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Private investors

Artemis Global Energy Fund

All data as at 28 February 2017 except where specified
  • Summary
  • About the fund
  • Performance (class R)
  • Performance (class I)
  • Composition
  • Key facts
  • Investment insights
  • Literature
  • How to invest


The fund’s aims

The fund aims to achieve long-term capital growth primarily from a portfolio of companies engaged in the oil and gas sector, energy generation and transmission. Additionally, the fund may invest in companies seeking to develop and exploit new energy technologies, and companies that service the energy sector

Current prices and yield
(class R)

As at noon, 30 March 2017
Bid price (acc units)31.75p
Offer price (acc units)33.68p
Historic yield (acc units)0.38%

Investment information
(class R)

Minimum lump sum investment£1,000
Ongoing charge (acc units)1.77%

The initial charge is currently waived. The ongoing charge includes the annual management charge of 1.5% and is shown as at the date of the Key Investor Information Document (KIID), where a full explanation of the fund's charges can be found.

Fund managers’ update

Share prices across the energy sector gave back some of their recent gains in February and the fund fell by slightly more than its benchmark. Headline returns, however, disguised the tensions in oil and gas markets. Over recent months, we have increased the fund’s weighting in selected major oil companies. This has allowed the fund to avoid the worst of the volatility and outperform its benchmark over the three, six and 12 months to the end of February. Markets are tense because the effect of Opec’s cuts in January has yet to translate to a fall in inventories in the US: Opec’s imports to the US are still looking high. That it takes 50 to 60 days for oil produced by Opec to be shipped to US markets means we need to wait until March to see the effects.

Markets are tense because the effect of Opec’s cuts in January has yet to translate to a fall in inventories in the US …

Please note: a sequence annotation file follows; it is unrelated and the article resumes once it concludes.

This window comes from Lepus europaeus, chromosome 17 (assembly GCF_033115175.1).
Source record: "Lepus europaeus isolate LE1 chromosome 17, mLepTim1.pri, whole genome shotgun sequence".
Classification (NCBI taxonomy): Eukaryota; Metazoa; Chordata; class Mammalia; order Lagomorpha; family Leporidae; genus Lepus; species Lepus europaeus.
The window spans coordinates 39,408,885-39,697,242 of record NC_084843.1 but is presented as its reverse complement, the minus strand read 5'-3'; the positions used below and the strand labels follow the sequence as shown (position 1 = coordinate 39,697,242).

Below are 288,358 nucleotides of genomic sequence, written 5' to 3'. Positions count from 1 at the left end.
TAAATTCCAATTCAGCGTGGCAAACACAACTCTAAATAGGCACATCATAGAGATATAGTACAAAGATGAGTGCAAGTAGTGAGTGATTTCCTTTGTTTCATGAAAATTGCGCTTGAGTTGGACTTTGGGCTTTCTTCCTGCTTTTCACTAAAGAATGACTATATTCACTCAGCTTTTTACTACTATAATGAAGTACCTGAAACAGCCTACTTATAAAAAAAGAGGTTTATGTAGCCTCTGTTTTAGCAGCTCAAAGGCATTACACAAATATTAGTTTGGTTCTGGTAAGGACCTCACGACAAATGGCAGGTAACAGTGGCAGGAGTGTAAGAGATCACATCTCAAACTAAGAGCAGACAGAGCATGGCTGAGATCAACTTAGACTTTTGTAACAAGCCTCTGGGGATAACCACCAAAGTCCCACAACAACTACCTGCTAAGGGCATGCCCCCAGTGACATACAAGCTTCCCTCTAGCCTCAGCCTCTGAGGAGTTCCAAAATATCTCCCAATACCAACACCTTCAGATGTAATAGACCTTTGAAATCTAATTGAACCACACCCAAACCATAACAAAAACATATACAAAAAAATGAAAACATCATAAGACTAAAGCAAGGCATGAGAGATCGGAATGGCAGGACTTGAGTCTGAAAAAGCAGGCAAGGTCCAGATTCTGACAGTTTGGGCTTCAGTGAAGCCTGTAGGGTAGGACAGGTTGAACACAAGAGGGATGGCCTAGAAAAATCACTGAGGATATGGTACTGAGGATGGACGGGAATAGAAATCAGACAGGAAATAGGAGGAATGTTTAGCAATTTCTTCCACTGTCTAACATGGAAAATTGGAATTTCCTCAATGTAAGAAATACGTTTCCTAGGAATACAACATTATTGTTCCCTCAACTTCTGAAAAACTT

In the meantime, full-year and fourth quarter results from oil companies have been under extreme scrutiny. Markets seem to have been looking for flat to rising production at no extra cost, which is impossible. Within our mid-cap US exploration and production (E&P) holdings, Concho, Newfield, EOG Resources and Continental all talked about higher capital expenditure than markets were expecting and all subsequently underperformed. Oasis, Pioneer and Conoco announced more modest spending with flatter production. In our view, this is hair-splitting. None of the companies raised their plans for spending very aggressively and most portfolios of assets looked intact and able to grow with oil prices trending upwards.

Of greater interest to us this month was our re-analysis of the major oil companies, breaking each down to individual countries and fields to analyse cashflows out as far as 2030. We were also able spend time with the management of our preferred integrated oil companies: BP, Total and Shell. The major oil companies have had to change the way they operate. It’s not just about cutting staff and renegotiating rig rates. The big oil companies need new methods, new organisations and new values. BP is going the furthest in our view. So we are holding onto our top positions, slotting in new ideas like SDX Energy but mostly deriving value from ‘best in class’ integrated oil and E&P.

21 December 2016

Richard Hulf: Interpreting Opec …

Richard Hulf, manager of the Artemis Global Energy Fund, talks to Artemis’ Vik Heerah about Opec’s recent agreement and its likely effect on the oil price.

Value of £1,000 invested at launch to 28 February 2017

Value of £1,000 invested at launch to 28 February 2017

Data from 21 April 2011. Source Lipper Limited, accumulation units, bid to bid in sterling to 28 February 2017. All figures show total returns with dividends reinvested.

Asset allocation

Asset allocation

Source: Artemis as at 28 February 2017. Please note figures may not add up to 100% due to rounding.

Percentage growth (class R)

20162015201420132012
12 months to 31 December64.0%-30.1%-27.1%-5.5%1.7%
20172016201520142013
12 months to 28 February56.7%-25.9%-28.3%-14.5%-5.3%
Please remember that past performance is not a guide to the future. Source: Lipper Limited, accumulation units, bid to bid in sterling. All figures show total returns with dividends reinvested.

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Richard Hulf: Interpreting Opec …





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About the fund

The Artemis Global Energy Fund pursues long-term capital growth by investing in companies in the oil and gas sector, as well as in companies that generate and transmit energy. It has a bias towards younger and more promising energy companies.

  • Diversification: the fund is able to invest in companies across the world and across the energy spectrum – from oil & gas exploration companies to large integrated energy companies, refiners, transmission companies and their suppliers.